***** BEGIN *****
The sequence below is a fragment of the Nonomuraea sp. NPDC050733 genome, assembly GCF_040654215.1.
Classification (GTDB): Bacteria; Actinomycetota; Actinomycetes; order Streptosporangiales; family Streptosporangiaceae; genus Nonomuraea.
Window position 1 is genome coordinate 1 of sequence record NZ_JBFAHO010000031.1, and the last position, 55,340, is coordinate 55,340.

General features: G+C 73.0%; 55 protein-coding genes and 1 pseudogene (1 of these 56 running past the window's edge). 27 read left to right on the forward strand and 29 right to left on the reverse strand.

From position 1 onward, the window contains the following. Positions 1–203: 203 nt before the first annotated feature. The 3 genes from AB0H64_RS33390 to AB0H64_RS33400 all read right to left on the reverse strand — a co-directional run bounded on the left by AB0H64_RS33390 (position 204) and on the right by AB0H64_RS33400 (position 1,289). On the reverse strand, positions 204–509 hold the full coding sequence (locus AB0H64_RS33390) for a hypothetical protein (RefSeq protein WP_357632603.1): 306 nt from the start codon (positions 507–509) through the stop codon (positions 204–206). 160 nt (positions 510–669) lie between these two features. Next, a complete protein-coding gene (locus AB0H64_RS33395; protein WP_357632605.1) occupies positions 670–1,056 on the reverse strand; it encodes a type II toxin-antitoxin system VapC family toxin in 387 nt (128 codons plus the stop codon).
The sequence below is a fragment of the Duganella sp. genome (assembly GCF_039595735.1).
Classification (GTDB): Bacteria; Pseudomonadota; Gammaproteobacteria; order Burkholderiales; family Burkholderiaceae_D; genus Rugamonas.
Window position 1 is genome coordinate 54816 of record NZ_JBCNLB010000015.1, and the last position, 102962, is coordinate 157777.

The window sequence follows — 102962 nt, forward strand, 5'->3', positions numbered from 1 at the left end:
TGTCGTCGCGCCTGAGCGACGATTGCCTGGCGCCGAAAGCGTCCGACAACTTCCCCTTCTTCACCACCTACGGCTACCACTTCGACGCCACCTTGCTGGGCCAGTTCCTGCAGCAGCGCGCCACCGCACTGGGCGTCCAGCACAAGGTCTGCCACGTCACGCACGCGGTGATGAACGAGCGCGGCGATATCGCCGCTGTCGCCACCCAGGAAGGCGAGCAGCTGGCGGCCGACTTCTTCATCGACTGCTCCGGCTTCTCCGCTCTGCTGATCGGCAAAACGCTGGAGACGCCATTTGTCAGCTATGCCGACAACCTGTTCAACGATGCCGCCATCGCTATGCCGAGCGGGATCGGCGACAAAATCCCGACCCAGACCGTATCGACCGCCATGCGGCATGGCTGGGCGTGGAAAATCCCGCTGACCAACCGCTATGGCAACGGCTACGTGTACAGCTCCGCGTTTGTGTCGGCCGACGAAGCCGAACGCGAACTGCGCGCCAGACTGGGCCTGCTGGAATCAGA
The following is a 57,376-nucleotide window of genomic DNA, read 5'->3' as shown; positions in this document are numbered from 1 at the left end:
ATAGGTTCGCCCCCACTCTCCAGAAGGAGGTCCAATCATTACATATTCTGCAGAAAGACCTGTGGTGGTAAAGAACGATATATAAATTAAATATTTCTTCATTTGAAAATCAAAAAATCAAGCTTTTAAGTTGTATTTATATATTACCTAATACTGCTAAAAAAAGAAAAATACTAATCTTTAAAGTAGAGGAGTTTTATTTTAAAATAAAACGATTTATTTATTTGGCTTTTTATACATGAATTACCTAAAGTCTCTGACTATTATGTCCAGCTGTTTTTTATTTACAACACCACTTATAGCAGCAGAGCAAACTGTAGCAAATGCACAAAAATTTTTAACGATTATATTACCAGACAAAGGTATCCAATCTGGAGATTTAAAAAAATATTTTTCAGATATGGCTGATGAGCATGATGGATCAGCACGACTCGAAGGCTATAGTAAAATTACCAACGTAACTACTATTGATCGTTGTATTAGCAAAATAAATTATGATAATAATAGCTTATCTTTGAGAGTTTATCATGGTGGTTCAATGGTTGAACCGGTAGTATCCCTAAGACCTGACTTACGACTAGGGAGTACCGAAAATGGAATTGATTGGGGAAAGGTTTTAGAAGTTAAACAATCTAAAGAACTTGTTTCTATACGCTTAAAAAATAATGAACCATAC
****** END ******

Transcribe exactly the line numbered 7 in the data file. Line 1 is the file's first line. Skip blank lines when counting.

Classification (GTDB): Bacteria; Pseudomonadota; Gammaproteobacteria; order Burkholderiales; family Burkholderiaceae_D; genus Rugamonas.